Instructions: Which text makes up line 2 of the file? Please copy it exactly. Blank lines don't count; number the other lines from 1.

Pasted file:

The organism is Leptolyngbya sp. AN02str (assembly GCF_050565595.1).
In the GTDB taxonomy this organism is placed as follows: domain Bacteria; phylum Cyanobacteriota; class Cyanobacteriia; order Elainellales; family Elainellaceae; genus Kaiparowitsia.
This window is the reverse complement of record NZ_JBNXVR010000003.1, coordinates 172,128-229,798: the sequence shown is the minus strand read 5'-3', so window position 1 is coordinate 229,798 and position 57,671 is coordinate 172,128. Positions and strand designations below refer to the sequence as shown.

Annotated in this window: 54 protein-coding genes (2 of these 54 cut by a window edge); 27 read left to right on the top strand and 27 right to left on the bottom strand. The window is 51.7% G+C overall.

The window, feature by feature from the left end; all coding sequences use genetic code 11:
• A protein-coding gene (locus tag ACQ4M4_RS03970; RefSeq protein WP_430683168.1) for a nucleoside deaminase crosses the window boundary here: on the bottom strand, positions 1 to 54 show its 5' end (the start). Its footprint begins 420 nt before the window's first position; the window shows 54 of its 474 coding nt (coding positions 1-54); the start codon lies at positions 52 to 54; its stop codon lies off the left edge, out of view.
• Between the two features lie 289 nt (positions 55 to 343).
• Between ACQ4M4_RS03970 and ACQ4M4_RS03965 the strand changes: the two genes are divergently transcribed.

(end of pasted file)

In the GTDB taxonomy this organism is placed as follows: domain Bacteria; phylum Cyanobacteriota; class Cyanobacteriia; order Elainellales; family Elainellaceae; genus Kaiparowitsia.